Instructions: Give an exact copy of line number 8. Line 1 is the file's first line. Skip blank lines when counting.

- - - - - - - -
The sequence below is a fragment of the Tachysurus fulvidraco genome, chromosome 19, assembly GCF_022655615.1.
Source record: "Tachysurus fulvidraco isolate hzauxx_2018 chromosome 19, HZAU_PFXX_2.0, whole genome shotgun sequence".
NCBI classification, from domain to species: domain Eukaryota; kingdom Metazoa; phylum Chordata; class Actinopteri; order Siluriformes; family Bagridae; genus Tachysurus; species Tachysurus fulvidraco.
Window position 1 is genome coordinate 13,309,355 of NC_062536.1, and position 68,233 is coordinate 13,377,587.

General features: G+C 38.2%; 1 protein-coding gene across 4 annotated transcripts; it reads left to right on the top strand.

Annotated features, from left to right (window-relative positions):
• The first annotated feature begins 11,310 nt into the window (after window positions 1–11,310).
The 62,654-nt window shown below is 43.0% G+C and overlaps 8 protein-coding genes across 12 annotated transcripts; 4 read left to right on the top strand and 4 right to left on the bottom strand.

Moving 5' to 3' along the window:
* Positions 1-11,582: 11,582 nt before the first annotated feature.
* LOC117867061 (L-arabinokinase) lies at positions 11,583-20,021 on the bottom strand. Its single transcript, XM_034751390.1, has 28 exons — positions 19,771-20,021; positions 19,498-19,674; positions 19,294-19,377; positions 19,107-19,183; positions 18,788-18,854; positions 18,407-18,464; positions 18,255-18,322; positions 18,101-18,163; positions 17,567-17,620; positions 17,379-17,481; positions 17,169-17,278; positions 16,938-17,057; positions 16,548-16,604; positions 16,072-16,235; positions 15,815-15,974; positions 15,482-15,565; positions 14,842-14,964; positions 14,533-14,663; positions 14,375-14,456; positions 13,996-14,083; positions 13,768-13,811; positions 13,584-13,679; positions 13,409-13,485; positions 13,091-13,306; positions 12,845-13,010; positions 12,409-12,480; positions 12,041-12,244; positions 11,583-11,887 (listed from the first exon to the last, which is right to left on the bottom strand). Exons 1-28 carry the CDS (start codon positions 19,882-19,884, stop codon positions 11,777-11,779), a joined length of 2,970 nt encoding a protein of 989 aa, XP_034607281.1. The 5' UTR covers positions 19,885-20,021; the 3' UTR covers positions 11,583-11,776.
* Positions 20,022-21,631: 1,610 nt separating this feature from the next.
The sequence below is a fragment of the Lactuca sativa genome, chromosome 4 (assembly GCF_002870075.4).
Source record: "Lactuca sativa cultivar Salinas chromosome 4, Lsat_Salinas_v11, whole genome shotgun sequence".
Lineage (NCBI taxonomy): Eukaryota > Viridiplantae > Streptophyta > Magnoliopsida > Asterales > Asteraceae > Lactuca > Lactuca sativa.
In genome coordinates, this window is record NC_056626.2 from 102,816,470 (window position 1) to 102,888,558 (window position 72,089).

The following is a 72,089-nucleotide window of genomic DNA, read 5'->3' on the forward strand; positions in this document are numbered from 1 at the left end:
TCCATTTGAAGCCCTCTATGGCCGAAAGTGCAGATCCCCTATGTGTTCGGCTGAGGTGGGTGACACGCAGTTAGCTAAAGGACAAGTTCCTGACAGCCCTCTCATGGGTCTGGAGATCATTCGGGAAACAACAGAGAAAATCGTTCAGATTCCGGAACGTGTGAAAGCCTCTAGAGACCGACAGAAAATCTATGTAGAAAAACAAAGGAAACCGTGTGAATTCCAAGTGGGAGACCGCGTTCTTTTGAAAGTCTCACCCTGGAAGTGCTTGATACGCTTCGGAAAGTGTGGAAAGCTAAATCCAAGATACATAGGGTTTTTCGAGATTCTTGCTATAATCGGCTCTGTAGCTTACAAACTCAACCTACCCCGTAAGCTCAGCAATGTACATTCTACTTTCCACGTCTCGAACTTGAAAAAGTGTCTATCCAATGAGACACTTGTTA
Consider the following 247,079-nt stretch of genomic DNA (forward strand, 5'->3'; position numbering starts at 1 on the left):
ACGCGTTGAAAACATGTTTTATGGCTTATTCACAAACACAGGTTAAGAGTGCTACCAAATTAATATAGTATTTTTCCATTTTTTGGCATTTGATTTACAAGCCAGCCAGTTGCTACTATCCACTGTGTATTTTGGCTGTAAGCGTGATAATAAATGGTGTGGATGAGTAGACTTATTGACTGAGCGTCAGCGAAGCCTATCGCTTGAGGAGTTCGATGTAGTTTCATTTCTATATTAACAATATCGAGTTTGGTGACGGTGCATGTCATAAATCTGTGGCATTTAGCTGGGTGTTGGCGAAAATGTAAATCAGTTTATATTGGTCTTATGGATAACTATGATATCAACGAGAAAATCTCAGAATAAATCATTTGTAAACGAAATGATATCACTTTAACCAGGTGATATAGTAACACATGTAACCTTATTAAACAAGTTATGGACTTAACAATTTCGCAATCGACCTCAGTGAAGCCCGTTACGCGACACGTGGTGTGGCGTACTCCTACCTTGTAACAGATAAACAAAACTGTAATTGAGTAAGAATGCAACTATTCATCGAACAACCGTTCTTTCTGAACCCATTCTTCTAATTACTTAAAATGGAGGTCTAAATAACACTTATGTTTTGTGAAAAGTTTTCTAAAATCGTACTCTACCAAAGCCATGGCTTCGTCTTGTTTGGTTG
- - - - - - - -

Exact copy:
The 62,654-nt window shown below is 43.0% G+C and overlaps 8 protein-coding genes across 12 annotated transcripts; 4 read left to right on the top strand and 4 right to left on the bottom strand.